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3 Phase Synchronous Motor

3 Phase Synchronous Motor

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Description

The operation of a typical three-phase synchronous motor can be summarized as follows:

  • Three-phase AC voltage is applied to the stator windings and a rotating magnetic field is produced.
  • DC voltage is applied to the rotor winding and a second magnetic field is produced.
  • The rotor then acts like a magnet and is attracted by the rotating stator field.
  • This attraction exerts a torque on the rotor and causes it to rotate at the synchronous speed of the rotating stator field.
  • The rotor does not require the magnetic induction from the stator field for its excitation. As a result, the motor has zero slip compared to the induction motor, which requires slip in order to produce torque.

Synchronous motors are not self-starting and therefore require a method of bringing the rotor up to near synchro nous speed before the rotor DC power is applied. Synchronous motors typically start as a normal squirrel cage induction motor through use of special rotor amortisseur windings. Also, there are two basic methods of providing excitation current to the rotor. One method is to use an external DC source with current supplied to the windings through slip rings. The other method is to have the exciter mounted on the common shaft of the motor. This arrangement does not require the use of slip rings and brushes.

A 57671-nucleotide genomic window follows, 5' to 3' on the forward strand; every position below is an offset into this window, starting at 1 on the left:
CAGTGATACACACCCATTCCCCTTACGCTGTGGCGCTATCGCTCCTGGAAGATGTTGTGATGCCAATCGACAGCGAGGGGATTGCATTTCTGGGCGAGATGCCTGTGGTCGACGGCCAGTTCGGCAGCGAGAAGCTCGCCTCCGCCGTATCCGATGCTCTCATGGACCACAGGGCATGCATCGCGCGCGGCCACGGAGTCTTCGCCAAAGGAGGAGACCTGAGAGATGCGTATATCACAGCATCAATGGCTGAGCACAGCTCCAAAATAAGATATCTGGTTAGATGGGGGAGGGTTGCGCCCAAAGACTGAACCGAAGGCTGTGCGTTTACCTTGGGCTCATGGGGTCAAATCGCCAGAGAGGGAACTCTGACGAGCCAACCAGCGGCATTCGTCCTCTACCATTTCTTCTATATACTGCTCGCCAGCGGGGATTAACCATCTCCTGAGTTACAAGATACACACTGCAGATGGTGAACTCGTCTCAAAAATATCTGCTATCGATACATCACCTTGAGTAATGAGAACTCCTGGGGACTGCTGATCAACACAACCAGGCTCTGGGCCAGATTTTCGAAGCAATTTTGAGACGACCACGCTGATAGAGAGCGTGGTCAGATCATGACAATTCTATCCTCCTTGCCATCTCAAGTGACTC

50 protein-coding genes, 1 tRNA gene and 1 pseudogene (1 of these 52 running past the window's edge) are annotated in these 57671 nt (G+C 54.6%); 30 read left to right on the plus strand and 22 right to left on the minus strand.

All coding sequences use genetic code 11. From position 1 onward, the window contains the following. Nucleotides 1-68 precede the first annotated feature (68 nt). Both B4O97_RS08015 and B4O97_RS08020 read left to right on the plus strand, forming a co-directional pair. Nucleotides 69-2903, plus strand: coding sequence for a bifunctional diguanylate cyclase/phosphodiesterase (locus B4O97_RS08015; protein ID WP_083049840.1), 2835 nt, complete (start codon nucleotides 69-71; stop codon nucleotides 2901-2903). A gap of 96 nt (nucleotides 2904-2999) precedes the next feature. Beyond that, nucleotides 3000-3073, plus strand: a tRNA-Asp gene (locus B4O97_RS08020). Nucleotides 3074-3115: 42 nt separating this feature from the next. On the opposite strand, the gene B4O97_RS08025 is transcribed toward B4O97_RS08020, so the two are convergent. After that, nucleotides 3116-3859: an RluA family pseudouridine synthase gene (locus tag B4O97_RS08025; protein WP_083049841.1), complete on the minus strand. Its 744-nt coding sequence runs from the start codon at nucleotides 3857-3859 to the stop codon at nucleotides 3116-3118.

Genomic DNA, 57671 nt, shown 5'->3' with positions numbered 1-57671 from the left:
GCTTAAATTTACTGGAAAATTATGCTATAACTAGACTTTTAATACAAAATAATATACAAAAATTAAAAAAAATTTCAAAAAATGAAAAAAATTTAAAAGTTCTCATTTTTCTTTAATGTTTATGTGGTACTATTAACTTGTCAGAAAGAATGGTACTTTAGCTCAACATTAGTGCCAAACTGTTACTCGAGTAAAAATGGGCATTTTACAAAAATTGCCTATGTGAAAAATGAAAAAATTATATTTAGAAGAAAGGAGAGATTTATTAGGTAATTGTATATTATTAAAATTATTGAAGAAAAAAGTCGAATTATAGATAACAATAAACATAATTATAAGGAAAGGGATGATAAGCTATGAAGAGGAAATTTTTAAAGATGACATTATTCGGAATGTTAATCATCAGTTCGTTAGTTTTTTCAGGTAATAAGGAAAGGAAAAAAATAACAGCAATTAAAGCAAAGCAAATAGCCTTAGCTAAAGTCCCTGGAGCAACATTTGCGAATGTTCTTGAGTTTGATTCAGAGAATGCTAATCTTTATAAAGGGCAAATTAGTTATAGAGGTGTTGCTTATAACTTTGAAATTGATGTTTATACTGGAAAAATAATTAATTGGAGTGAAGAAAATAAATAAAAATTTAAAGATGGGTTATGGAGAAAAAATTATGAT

An electrical system’s lagging can be corrected by overexciting the rotor of a synchronous motor operating within the same system. This will produce a leading power factor, canceling out the lagging power factor of the inductive loads. An underexcited DC field will produce a lagging power factor and for this reason is seldom used. When the field is normally excited, the synchronous motor will run at a unity power factor. Three-phase synchronous motors can be used for power factor correction while at the same time performing a major function, such as operating a compressor. If mechanical power output is not needed, however, or can be provided in other cost-effective ways, the synchronous machine remains useful as a “nonmotor” means of con trolling power factor. It does the same job as a bank of static capacitors. Such a machine is called a synchronous condenser or capacitor.